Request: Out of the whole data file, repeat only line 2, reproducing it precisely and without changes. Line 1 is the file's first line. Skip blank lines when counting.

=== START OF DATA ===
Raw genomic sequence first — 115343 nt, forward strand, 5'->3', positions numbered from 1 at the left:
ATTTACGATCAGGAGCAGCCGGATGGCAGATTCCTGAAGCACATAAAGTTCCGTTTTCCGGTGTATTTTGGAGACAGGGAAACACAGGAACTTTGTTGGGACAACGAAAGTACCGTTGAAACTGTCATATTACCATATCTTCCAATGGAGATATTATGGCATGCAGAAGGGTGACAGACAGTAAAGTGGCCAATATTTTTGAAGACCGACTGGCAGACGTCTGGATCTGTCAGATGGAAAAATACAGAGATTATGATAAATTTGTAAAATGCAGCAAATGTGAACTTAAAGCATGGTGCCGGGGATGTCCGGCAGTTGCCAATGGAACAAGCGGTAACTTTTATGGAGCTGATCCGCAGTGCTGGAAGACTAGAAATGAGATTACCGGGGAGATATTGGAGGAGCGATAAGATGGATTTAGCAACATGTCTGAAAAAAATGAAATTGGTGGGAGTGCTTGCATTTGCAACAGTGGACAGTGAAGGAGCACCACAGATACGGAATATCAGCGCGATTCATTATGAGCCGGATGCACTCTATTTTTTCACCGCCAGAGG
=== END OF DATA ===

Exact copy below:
ATTTACGATCAGGAGCAGCCGGATGGCAGATTCCTGAAGCACATAAAGTTCCGTTTTCCGGTGTATTTTGGAGACAGGGAAACACAGGAACTTTGTTGGGACAACGAAAGTACCGTTGAAACTGTCATATTACCATATCTTCCAATGGAGATATTATGGCATGCAGAAGGGTGACAGACAGTAAAGTGGCCAATATTTTTGAAGACCGACTGGCAGACGTCTGGATCTGTCAGATGGAAAAATACAGAGATTATGATAAATTTGTAAAATGCAGCAAATGTGAACTTAAAGCATGGTGCCGGGGATGTCCGGCAGTTGCCAATGGAACAAGCGGTAACTTTTATGGAGCTGATCCGCAGTGCTGGAAGACTAGAAATGAGATTACCGGGGAGATATTGGAGGAGCGATAAGATGGATTTAGCAACATGTCTGAAAAAAATGAAATTGGTGGGAGTGCTTGCATTTGCAACAGTGGACAGTGAAGGAGCACCACAGATACGGAATATCAGCGCGATTCATTATGAGCCGGATGCACTCTATTTTTTCACCGCCAGAGG